|Patente citada||Fecha de presentación||Fecha de publicación||Solicitante||Título|
|US4733665||7 Nov 1985||29 Mar 1988||Expandable Grafts Partnership||Expandable intraluminal graft, and method and apparatus for implanting an expandable intraluminal graft|
|US4776337||26 Jun 1986||11 Oct 1988||Expandable Grafts Partnership||Expandable intraluminal graft, and method and apparatus for implanting an expandable intraluminal graft|
|US4888389||5 Feb 1985||19 Dic 1989||University Of Akron||Amphiphilic polymers and method of making said polymers|
|US4942204||15 Ago 1988||17 Jul 1990||The University Of Akron||Amphiphilic networks|
|US5024671 *||19 Sep 1988||18 Jun 1991||Baxter International Inc.||Microporous vascular graft|
|US5037392||6 Jun 1989||6 Ago 1991||Cordis Corporation||Stent-implanting balloon assembly|
|US5051272||19 Jul 1988||24 Sep 1991||United States Surgical Corporation||Method for improving the storage stability of a polymeric article susceptible to hydrolytic degradation and resulting article|
|US5073381||13 Jun 1990||17 Dic 1991||University Of Akron||Amphiphilic networks|
|US5108424||28 Ene 1991||28 Abr 1992||Meadox Medicals, Inc.||Collagen-impregnated dacron graft|
|US5116318||6 Jun 1989||26 May 1992||Cordis Corporation||Dilatation balloon within an elastic sleeve|
|US5180366||10 Oct 1990||19 Ene 1993||Woods W T||Apparatus and method for angioplasty and for preventing re-stenosis|
|US5185408||18 Nov 1991||9 Feb 1993||Allied-Signal Inc.||Medical devices fabricated totally or in part from copolymers of recurring units derived from cyclic carbonates and lactides|
|US5197977||30 Abr 1992||30 Mar 1993||Meadox Medicals, Inc.||Drug delivery collagen-impregnated synthetic vascular graft|
|US5246451||30 Abr 1991||21 Sep 1993||Medtronic, Inc.||Vascular prosthesis and method|
|US5246452||13 Abr 1992||21 Sep 1993||Impra, Inc.||Vascular graft with removable sheath|
|US5283257||10 Jul 1992||1 Feb 1994||The Board Of Trustees Of The Leland Stanford Junior University||Method of treating hyperproliferative vascular disease|
|US5304121||22 Nov 1991||19 Abr 1994||Boston Scientific Corporation||Drug delivery system making use of a hydrogel polymer coating|
|US5370681||12 Mar 1993||6 Dic 1994||Atrium Medical Corporation||Polyumenal implantable organ|
|US5383925||14 Sep 1992||24 Ene 1995||Meadox Medicals, Inc.||Three-dimensional braided soft tissue prosthesis|
|US5383927||15 Abr 1993||24 Ene 1995||Intervascular Inc.||Non-thromogenic vascular prosthesis|
|US5383928||19 Ago 1993||24 Ene 1995||Emory University||Stent sheath for local drug delivery|
|US5417981||28 Abr 1993||23 May 1995||Terumo Kabushiki Kaisha||Thermoplastic polymer composition and medical devices made of the same|
|US5449382||2 Mar 1994||12 Sep 1995||Dayton; Michael P.||Minimally invasive bioactivated endoprosthesis for vessel repair|
|US5464650||26 Abr 1993||7 Nov 1995||Medtronic, Inc.||Intravascular stent and method|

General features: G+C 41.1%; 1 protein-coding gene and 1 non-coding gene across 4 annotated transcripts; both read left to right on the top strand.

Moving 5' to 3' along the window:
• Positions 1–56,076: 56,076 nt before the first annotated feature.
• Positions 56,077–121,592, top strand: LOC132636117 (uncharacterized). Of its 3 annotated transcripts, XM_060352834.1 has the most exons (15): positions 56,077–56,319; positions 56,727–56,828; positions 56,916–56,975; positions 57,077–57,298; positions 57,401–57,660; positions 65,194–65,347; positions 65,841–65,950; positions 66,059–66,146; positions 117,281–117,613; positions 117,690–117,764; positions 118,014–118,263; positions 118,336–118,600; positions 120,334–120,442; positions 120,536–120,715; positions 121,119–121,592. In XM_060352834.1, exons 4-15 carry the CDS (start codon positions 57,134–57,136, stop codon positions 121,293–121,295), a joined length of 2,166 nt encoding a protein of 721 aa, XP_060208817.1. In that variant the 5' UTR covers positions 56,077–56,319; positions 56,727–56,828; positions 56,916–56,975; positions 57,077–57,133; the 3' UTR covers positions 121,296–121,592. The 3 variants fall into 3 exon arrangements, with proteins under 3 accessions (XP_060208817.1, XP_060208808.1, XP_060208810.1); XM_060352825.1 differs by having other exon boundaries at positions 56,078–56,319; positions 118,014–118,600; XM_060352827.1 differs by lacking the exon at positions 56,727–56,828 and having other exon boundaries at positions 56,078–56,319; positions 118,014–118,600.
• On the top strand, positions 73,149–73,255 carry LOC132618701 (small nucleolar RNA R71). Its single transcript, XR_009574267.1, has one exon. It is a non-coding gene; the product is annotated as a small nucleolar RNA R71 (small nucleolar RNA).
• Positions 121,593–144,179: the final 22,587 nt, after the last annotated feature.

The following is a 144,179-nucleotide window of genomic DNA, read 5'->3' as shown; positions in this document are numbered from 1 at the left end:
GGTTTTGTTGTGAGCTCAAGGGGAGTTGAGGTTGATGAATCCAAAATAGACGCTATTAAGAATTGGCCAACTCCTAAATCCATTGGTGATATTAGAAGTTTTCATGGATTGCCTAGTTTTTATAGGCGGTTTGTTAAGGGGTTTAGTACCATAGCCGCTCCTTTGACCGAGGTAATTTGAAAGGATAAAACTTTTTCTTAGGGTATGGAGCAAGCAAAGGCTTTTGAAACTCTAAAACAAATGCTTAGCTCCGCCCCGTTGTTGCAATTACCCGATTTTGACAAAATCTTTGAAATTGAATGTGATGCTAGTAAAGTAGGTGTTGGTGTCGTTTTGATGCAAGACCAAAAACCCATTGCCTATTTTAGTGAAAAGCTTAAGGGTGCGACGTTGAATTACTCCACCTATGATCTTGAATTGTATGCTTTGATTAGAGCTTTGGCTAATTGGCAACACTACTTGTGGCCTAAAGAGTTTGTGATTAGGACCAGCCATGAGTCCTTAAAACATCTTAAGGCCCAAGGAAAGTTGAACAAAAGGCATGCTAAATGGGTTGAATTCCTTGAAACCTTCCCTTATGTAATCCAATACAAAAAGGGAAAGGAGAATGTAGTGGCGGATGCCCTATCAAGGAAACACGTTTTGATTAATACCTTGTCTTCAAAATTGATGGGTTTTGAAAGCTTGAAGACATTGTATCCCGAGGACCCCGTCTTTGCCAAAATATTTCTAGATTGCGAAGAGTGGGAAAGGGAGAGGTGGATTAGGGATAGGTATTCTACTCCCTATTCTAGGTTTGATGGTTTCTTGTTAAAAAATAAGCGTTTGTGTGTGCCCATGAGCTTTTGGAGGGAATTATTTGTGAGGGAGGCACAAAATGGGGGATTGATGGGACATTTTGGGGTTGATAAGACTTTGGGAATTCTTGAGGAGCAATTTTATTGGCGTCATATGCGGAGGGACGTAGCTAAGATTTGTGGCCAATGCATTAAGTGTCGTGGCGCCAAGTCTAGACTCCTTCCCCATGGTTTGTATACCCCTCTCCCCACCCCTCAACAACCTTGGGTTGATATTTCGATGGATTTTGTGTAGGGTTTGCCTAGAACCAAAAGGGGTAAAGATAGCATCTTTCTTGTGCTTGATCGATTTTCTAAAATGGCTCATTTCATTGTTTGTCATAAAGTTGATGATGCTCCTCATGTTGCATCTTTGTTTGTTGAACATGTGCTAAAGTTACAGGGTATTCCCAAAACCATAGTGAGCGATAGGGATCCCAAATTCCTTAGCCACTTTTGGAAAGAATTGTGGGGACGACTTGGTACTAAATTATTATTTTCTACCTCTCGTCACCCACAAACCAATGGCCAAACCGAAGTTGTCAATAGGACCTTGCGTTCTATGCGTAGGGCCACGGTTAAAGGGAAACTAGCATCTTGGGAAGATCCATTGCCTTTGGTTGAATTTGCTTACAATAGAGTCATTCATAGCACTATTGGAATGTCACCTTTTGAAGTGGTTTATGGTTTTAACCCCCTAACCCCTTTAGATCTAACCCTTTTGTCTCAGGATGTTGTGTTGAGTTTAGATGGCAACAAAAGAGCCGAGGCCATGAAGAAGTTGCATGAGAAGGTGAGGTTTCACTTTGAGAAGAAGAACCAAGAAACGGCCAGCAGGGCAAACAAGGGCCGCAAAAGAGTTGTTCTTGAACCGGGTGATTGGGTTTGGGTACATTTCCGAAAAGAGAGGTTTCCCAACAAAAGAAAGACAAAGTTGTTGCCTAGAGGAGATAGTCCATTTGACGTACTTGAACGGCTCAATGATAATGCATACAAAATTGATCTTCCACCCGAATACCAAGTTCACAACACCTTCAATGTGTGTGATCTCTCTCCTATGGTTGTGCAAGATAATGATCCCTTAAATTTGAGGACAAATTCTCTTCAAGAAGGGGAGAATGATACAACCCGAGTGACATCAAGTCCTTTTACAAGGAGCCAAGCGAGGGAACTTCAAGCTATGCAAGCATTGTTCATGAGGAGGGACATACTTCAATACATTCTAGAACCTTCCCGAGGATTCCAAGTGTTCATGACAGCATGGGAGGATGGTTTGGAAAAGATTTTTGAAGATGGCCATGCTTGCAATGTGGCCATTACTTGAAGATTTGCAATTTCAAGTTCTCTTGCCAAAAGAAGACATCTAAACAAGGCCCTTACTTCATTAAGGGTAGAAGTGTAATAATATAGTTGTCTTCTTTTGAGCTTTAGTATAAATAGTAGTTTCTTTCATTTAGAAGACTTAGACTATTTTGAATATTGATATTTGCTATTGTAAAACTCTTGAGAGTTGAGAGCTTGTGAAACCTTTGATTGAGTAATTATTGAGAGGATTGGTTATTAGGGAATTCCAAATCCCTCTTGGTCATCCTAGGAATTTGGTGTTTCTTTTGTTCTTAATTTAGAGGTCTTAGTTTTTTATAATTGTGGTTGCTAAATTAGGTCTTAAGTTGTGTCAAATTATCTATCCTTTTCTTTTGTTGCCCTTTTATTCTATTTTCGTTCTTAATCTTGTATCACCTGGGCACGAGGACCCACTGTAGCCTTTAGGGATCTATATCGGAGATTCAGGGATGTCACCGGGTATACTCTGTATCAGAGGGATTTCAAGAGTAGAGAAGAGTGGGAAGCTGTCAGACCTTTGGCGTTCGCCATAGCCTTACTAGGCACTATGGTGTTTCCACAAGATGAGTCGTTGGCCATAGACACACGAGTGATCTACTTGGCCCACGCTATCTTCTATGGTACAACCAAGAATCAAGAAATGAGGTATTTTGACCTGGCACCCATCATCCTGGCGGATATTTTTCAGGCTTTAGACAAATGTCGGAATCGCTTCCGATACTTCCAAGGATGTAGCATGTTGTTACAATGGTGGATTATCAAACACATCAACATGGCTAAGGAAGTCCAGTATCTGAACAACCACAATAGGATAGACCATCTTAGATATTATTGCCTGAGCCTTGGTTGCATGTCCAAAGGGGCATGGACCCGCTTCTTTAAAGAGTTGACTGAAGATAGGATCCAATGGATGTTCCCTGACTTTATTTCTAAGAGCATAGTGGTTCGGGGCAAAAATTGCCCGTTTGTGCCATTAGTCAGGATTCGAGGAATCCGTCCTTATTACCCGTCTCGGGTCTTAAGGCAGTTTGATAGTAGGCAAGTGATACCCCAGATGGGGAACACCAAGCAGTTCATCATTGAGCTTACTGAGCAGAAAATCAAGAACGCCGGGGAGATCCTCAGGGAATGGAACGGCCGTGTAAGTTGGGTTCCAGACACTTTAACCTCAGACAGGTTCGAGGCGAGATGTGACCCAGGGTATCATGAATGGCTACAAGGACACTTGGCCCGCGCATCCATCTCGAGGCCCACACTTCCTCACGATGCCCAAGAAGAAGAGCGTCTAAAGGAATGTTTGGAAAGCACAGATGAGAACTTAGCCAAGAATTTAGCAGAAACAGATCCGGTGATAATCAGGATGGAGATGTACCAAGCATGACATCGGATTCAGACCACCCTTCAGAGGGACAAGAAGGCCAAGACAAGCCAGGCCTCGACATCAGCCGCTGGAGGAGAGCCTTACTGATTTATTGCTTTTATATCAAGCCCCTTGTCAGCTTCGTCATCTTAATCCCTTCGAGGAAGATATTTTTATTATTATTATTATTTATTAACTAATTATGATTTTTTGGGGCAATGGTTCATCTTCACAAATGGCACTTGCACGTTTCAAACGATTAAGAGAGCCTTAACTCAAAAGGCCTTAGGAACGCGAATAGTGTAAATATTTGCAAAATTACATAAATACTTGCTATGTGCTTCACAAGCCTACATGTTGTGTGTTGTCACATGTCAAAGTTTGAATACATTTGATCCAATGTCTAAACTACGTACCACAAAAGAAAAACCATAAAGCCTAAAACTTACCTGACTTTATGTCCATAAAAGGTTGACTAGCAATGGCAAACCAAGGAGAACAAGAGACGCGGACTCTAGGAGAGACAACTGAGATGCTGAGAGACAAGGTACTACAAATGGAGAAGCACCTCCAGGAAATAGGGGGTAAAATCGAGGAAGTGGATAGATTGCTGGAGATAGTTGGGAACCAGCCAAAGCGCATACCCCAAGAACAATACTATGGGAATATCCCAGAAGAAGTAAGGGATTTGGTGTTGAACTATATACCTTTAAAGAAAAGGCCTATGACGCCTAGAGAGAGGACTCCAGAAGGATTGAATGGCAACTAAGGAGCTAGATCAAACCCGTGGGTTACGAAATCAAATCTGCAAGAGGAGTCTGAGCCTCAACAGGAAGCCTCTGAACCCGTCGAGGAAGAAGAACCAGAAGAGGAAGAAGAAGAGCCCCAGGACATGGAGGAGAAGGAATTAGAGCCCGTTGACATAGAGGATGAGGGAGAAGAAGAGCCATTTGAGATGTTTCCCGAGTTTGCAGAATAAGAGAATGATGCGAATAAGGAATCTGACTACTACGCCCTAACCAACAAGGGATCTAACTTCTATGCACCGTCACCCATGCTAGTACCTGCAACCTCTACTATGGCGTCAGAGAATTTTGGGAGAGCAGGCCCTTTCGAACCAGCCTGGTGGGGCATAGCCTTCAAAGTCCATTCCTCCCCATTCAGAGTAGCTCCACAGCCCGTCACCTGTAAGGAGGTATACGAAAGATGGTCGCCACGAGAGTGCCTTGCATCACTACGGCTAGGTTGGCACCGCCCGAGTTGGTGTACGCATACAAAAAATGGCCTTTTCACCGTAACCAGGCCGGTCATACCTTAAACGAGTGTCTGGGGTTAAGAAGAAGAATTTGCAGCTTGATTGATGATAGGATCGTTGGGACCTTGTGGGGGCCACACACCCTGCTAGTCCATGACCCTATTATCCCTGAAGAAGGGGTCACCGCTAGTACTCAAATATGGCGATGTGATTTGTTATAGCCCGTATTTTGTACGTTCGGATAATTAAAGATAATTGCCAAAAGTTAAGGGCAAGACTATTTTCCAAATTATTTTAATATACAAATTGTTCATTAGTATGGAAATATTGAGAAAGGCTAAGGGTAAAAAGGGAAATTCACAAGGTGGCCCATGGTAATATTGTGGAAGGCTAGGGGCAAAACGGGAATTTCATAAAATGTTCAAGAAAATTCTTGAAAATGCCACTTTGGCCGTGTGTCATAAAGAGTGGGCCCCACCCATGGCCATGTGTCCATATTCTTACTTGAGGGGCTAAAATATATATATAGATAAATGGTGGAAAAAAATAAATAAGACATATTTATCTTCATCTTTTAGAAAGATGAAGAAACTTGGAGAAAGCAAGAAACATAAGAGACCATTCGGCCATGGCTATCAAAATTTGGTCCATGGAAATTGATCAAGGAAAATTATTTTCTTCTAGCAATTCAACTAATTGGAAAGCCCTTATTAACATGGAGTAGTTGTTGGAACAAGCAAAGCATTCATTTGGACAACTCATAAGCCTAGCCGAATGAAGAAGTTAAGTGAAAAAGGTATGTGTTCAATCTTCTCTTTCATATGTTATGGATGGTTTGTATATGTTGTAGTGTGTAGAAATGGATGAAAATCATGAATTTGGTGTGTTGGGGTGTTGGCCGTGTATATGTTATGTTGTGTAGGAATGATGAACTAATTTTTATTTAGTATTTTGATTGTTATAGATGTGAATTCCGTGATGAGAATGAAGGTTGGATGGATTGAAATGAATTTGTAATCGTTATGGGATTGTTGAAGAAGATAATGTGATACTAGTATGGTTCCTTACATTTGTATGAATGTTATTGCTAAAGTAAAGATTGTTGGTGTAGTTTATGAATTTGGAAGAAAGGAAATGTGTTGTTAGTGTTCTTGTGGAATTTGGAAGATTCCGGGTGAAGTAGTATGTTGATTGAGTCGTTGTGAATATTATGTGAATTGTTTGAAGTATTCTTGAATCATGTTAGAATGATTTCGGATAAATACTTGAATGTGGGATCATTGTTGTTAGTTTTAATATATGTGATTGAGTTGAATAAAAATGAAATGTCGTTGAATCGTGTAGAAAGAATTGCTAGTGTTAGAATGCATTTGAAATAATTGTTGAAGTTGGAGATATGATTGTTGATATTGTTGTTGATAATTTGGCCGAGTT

|US5500013||13 Ene 1995||19 Mar 1996||Scimed Life Systems, Inc.||Biodegradable drug delivery vascular stent|
|US5516781||12 May 1994||14 May 1996||American Home Products Corporation||Method of treating restenosis with rapamycin|
|US5545208||21 Dic 1993||13 Ago 1996||Medtronic, Inc.||Intralumenal drug eluting prosthesis|
|US5563146||26 May 1995||8 Oct 1996||American Home Products Corporation||Method of treating hyperproliferative vascular disease|
|US5578075||1 Jun 1995||26 Nov 1996||Michael Peck Dayton||Minimally invasive bioactivated endoprosthesis for vessel repair|
|US5605696||30 Mar 1995||25 Feb 1997||Advanced Cardiovascular Systems, Inc.||Drug loaded polymeric material and method of manufacture|
|US5609629||7 Jun 1995||11 Mar 1997||Med Institute, Inc.||Coated implantable medical device|
|US5624411||7 Jun 1995||29 Abr 1997||Medtronic, Inc.||Intravascular stent and method|
|US5665728||26 May 1995||9 Sep 1997||American Home Products Corporation||Method of treating hyperproliferative vascular disease|
|US5679400||7 Jun 1995||21 Oct 1997||Medtronic, Inc.||Intravascular stent and method|
|US5716981||7 Jun 1995||10 Feb 1998||Angiogenesis Technologies, Inc.||Anti-angiogenic compositions and methods of use|
|US5733925||28 Oct 1996||31 Mar 1998||Neorx Corporation||Therapeutic inhibitor of vascular smooth muscle cells|
|US5772864 *||23 Feb 1996||30 Jun 1998||Meadox Medicals, Inc.||Method for manufacturing implantable medical devices|
|US5807944||27 Jun 1996||15 Sep 1998||Ciba Vision Corporation||Amphiphilic, segmented copolymer of controlled morphology and ophthalmic devices including contact lenses made therefrom|
|US5811447||25 May 1995||22 Sep 1998||Neorx Corporation||Therapeutic inhibitor of vascular smooth muscle cells|
|US5824049||31 Oct 1996||20 Oct 1998||Med Institute, Inc.||Coated implantable medical device|
|US5873904||24 Feb 1997||23 Feb 1999||Cook Incorporated||Silver implantable medical device|